Can the BJP alliance emerge as a force in Tamil Nadu?
by Ashok B Sharma on 15 Apr 2014 1 Comment

The careful social engineering done by the Bharatiya Janata Party (BJP) in forging a rainbow alliance with smaller Dravidian parties may help in boosting its winning prospects in at least four parliamentary constituencies in Tamil Nadu. The expectations can rise for the NDA alliance in the state if it can make its way between two formidable forces – the DMK and the AIADMK.


Notwithstanding the Modi wave, the BJP has been looked upon as a north India party and needs alliances with local parties to be reckoned as a force in the highly polarised politics of the AIADMK and the DMK.


The BJP has brought actor-politician Vijaykant’s DMDK, PMK founded by S Ramadoss, Vaiko-led MDMK and IJK and KMDK in Tamil Nadu and All India NR Congress in Puducherry in to the NDA fold. The DMDK has about 8% to 10% vote, mostly amongst Telugu-speaking people. The PMK enjoys about 7% vote among the Vanniyars in the northern part of the state. The MDMK has about 4% vote particularly among the Naicker caste. The KMDK has its base among the Gounder caste in the western part of the state.


These parties have decided to bury their hatchet while joining the BJP-led National Democratic Alliance (NDA). But this seems far from over. In the lone Puducherry parliamentary constituency, the PMK has fielded Anantharaman against the official NDA candidate Radhakrishan of NR Congress. Incidentally both Radhakrishan and Anantharaman belong to the same Vanniyar caste


Initially the DMDK and the PMK avoided reference to each other during the campaign and focused on Modi’s “model of good governance” in electioneering, but now they have come together to support each others’ candidate after the DMDK declared support to the PMK’s candidate in Puducherry Anantharaman against the All India NR Congress candidate. This new found bonhomie is expected to bring the grassroots level workers of PMK and DMDK together on the ground.


While differences between other local alliance partners remain, the BJP is hopeful of pulling in support from individual partners to add to its 4% support base. It is especially eying at least four parliamentary constituencies – Kanyakumari, Shivaganga, Coimbatore and South Chennai.


The party has got a shot-in-the-arm from popular Tamil novelist RN Joe D’Cruz who has hailed Modi’s Gujarat government as “a visionary regime.”


In South Chennai, a keen contest is in the offing with the AIADMK, DMK and BJP having put up formidable candidates. AIADMK has fielded the Tamil Nadu Assemble Speaker’s son Jayavardhan; BJP its former state unit chief L Ganesan who hails from the Brahmin community which forms a sizeable population in Mylapore assembly segment, and the DMK has fielded its spokesman TKS Elangovan.


Under the seat-sharing agreement, DMDK has been given the lion’s share of 14 out of the 39 seats in the state, followed by BJP and PMK at eight each. The MDMK is contesting seven seats while IJK and KMDK are contesting from one constituency each. However the nomination papers of the BJP candidate from the Nilgiri reserved constituency S Gurumurthy were rejected as were the nomination papers of the PMK candidate from Chidambaram, I Manirathnam. However, the nomination papers of Manirathnam’s wife Sudha, the dummy candidate, were found in order and she was quickly made the official candidate.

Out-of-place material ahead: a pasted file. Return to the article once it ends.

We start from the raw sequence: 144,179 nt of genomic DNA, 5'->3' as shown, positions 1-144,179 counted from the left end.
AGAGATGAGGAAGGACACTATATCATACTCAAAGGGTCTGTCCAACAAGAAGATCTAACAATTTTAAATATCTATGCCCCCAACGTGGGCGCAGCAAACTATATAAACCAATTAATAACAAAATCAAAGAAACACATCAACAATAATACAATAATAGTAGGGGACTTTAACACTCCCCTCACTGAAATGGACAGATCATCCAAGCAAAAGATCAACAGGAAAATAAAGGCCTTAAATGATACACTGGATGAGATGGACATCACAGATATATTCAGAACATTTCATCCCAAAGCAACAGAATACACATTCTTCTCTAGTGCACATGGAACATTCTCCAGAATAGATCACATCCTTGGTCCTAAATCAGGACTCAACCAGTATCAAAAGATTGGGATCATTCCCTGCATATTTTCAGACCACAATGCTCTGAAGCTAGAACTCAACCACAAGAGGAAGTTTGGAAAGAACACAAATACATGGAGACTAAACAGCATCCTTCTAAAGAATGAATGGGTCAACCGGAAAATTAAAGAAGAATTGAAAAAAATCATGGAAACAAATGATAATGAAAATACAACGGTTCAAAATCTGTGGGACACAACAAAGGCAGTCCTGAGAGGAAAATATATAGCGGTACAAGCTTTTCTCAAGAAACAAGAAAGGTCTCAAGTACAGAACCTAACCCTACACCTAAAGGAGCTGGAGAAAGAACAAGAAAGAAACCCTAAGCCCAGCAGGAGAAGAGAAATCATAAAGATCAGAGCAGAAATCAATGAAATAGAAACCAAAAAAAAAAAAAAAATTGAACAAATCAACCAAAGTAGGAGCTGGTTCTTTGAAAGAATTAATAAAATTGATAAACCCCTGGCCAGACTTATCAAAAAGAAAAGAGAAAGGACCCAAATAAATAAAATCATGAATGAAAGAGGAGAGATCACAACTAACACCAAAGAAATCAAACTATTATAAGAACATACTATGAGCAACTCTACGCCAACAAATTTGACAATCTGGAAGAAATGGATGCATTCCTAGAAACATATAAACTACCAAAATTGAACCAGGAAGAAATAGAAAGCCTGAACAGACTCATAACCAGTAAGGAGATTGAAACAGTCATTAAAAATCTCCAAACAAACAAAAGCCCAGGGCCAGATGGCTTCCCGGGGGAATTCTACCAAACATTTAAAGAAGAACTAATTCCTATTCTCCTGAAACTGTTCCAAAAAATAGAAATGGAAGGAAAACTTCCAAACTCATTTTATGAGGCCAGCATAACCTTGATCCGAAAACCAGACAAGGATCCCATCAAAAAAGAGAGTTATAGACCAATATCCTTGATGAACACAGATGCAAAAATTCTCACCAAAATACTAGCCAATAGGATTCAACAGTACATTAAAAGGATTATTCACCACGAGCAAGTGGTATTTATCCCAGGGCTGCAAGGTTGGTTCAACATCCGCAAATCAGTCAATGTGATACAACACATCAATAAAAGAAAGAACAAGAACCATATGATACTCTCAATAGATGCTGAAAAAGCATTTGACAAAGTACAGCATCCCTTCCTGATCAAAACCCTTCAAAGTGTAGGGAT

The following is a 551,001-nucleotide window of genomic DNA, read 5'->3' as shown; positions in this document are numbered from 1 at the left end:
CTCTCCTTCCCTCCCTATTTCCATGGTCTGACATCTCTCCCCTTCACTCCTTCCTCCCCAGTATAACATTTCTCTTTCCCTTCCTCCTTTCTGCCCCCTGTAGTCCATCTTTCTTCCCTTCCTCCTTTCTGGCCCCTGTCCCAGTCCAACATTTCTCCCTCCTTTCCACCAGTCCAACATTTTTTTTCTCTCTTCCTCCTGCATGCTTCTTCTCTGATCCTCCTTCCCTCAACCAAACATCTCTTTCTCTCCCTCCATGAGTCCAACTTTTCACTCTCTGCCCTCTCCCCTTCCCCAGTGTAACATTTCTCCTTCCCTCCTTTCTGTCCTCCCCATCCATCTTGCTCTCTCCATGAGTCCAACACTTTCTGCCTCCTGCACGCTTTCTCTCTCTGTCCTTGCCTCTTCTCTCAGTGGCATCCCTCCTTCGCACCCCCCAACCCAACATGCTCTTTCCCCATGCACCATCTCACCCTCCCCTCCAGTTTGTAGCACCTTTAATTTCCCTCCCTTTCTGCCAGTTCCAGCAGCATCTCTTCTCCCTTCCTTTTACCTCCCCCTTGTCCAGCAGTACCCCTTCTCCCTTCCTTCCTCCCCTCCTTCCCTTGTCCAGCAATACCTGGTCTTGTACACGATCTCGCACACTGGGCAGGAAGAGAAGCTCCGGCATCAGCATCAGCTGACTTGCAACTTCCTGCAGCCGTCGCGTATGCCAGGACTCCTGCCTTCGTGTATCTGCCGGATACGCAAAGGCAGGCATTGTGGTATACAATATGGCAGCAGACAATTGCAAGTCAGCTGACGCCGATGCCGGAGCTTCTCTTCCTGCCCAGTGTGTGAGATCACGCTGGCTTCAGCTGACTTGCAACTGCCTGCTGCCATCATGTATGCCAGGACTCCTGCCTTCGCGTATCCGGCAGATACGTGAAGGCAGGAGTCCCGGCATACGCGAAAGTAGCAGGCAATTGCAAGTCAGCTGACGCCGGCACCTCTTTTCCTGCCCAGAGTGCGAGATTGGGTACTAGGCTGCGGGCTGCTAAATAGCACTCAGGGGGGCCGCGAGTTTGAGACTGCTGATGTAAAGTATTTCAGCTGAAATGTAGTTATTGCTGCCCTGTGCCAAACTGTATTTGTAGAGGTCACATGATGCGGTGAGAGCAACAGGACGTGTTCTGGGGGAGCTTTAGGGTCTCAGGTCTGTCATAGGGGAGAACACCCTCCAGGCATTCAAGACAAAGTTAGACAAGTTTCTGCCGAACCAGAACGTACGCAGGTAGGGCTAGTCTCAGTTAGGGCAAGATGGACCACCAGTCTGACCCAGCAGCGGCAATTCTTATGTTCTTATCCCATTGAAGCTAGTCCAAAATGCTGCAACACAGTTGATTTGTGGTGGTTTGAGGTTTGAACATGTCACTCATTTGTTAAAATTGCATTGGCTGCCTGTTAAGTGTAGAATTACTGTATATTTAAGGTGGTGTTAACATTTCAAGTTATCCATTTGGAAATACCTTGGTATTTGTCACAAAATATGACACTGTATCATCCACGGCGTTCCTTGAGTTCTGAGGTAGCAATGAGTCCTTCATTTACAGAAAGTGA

In Chidambaram, the pro-dalit outfit and DMK ally, Viduthalai Chiruthaigal Katchi is facing an acid test to retain the reserved Lok Sabha seat amid challenge by the ruling AIADMK and PMK. S Ramadoss enjoys vast clout among Vanniyars in this constituency.


One factor that comes to the BJP’s rescue is the expulsion of Alagiri from the DMK. He has considerable influence in the southern part of the state. BJP’s prospects in Kanyakumari constituency can brighten if Alagiri is willing to extend support.


As the State goes to the polls on April 24, the alliance partners are eagerly awaiting the visit of top BJP brass. The Prime Ministerial candidate Narendra Modi arrived with much fanfare on April 13; now LK Advani and party president Rajnath Singh are expected.


In Kanyakumari constituency where BJP is hopeful, the anti-Kudankulam activist SP Udayakumar has entered the fray as an AAP candidate. Udayakumar enjoys considerable influence in the coastline villages among fishermen. The constituency has 4.20% Muslims and interestingly the candidates of AIADMK, DMK, CPI(M) and AAP are all Catholic Christians.


The two-time MP, Vaiko of the DMDK, defeated in 2009 by a margin of 15,764 votes by Congress candidate Manicka Tagore, is hoping to turn the tide in his favour banking on his own popularity and the “Modi wave”. Vaiko, a strong votary of Sri Lankan Tamils, is pitted against the ruling AIADMK’s local leader D Radhakrishnan, Chairman of Sivakasi Panchayat Union. The caste factor is expected to play a key role in the outcome of the poll with Mukkulathors forming nearly one-third of the electorate. Scheduled castes and Nadars make up for the other major communities in the constituency, which has a large labour class, being home to the fireworks and match industries, off-set printing press and textile units.


The Left alliance consisting of CPI and CPI(M) has put up candidates in 18 constituencies. The AAP which hopes to make a debut in Tamil Nadu has fielded candidates in Kanyakumari, Tuticorin and Tirunelveli. A total of 845 candidates are in the fray for the 39 Lok Sabha.  


As per initial surveys, the ruling AIADMK has an edge over all other parties followed by the DMK whose prospects look brighter in Central Chennai, Nilgiris, Sriperumbudur. The BJP-led rainbow alliance is hoping to emerge as a force to reckon with in the midst of two giants  – the AIADMK and the DMK – that have hitherto divided the State amongst themselves.

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